Eileen slid a finger inside me and I shouted with surprise and indignity. “I promise you’ll thank us soon,” she whispered.

Helpless and hating myself, I felt my arousal grow as lips and tongues and fingers forced my biology to betray me. The haze descended again and I closed my eyes as the stink of entrails permeated the room and combined with the heavy scent of sex.

A minute or two later, my climax ended the assault.

My eyes snapped open and I glared at the four. They all stood up and smiled. Wide, unsettling smiles.

“Let me the fuck out of here,” I pleaded, my voice quivering.

The smiles took on a patronizing, sympathetic quality. Drooling the contents of her mouth into her palm, Lucy said, “Honey, we’re finally ready to start.”

For a second, I was certain I was about to be killed. This was it. My quest for new and interesting sex had led me to the end of the road. Death. Snuff. My own end for their twisted pleasure. Then the goat screamed.

I yelped as the disemboweled animal’s mouth wrenched itself open. I heard its jawbones crunching and splintering as its mouth widened, its angle continuing to grow until it was a straight line up and down. It screamed again – now a deeper, groaning sound that I felt in my stomach and intestines. I watched in terror as the animal shuddered and convulsed. A series of red, knotted ropes exploded out of its throat and slapped wetly on the bloody stone.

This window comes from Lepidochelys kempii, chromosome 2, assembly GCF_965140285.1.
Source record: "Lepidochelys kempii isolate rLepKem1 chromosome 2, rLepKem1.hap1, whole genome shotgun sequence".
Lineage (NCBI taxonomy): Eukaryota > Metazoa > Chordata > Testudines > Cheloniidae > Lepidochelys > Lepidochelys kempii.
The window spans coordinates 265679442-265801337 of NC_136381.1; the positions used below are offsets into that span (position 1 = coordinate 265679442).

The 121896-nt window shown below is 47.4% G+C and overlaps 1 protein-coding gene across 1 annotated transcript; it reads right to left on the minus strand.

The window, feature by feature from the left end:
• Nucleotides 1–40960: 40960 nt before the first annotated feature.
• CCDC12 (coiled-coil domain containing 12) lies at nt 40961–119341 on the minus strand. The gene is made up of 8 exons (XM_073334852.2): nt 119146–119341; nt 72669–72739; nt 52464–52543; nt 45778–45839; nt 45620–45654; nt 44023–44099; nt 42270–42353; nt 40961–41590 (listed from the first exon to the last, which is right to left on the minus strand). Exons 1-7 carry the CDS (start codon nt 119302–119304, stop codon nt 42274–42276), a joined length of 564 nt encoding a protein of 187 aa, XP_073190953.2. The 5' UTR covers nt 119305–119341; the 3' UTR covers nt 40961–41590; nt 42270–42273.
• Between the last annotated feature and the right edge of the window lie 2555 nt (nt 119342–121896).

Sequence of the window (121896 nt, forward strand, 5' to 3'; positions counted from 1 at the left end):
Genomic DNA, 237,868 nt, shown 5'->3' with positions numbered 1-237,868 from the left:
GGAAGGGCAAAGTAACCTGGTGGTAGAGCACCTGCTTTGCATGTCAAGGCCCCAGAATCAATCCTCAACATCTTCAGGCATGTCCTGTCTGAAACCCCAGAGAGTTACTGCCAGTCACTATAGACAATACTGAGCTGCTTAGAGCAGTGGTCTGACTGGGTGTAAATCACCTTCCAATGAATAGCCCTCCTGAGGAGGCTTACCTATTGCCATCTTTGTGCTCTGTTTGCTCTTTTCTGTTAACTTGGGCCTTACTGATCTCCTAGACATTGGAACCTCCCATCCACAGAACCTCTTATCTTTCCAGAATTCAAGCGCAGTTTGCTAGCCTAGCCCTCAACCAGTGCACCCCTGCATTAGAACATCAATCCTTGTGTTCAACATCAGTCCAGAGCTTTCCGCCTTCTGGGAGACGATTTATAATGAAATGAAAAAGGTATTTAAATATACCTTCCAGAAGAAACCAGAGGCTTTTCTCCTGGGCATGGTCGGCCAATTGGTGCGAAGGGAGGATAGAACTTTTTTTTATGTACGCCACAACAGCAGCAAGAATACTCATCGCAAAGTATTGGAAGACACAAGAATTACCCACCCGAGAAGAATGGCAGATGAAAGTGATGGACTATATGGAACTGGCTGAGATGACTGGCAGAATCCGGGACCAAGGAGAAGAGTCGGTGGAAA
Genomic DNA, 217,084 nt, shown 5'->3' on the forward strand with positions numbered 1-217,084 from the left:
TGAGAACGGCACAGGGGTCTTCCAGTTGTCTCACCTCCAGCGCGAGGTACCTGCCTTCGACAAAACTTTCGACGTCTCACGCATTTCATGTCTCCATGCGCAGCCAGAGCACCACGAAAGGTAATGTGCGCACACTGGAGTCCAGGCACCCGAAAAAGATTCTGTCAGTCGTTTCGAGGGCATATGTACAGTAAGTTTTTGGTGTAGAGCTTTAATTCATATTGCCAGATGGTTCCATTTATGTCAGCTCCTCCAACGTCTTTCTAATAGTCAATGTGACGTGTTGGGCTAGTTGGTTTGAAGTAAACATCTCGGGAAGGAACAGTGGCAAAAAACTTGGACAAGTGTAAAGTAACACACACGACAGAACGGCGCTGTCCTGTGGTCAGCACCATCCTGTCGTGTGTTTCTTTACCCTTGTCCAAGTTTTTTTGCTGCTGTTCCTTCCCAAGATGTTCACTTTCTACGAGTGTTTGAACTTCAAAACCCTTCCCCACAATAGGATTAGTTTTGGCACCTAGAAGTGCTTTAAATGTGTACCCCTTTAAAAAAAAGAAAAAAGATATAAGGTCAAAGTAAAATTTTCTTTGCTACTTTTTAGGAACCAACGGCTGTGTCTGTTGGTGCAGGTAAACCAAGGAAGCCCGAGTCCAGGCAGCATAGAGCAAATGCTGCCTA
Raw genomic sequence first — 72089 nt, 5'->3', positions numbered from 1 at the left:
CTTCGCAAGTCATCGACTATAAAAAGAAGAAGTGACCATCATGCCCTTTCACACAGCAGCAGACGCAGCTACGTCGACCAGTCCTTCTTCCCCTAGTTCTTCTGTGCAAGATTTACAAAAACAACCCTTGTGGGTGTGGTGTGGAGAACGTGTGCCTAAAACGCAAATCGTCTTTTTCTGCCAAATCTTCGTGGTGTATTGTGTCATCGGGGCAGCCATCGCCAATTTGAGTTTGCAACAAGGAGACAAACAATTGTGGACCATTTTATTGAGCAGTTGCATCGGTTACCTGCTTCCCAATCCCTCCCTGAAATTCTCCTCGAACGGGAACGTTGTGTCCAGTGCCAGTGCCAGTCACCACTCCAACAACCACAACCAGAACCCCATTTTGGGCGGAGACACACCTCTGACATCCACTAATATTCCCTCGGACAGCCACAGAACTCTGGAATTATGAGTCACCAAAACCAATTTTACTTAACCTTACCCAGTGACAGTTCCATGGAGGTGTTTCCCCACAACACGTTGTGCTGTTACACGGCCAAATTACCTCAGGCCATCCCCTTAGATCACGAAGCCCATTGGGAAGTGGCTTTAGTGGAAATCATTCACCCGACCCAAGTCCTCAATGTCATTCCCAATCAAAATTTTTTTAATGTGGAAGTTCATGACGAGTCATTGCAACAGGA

“Fucking let me out!,” I howled. I glared at the four with panic. They were still smiling and staring at me. The goat’s body shuffled across the floor like a hairy, osseous caterpillar; its pulverized bones sounding like gravel with every peristaltic push. It reached my captors and stopped at their feet, almost as if it were a dog awaiting a command.

Finally, one of them moved. Lucy. She held the palm filled with her saliva and the product of my stolen orgasm out in front of the goat’s destroyed mouth. Its nose twitched, and one of the smaller tubes crawled across the woman’s hand. With a disgusting, wet sound, it lapped up the contents. Before before I could blink – before I could shout – the goat erected itself on its hind legs. Its ribcage exploded outward like a metal gate hit by a truck. More tubes, thicker, heavier tubes, writhed inside. And in a blinding instant, it lept against my face.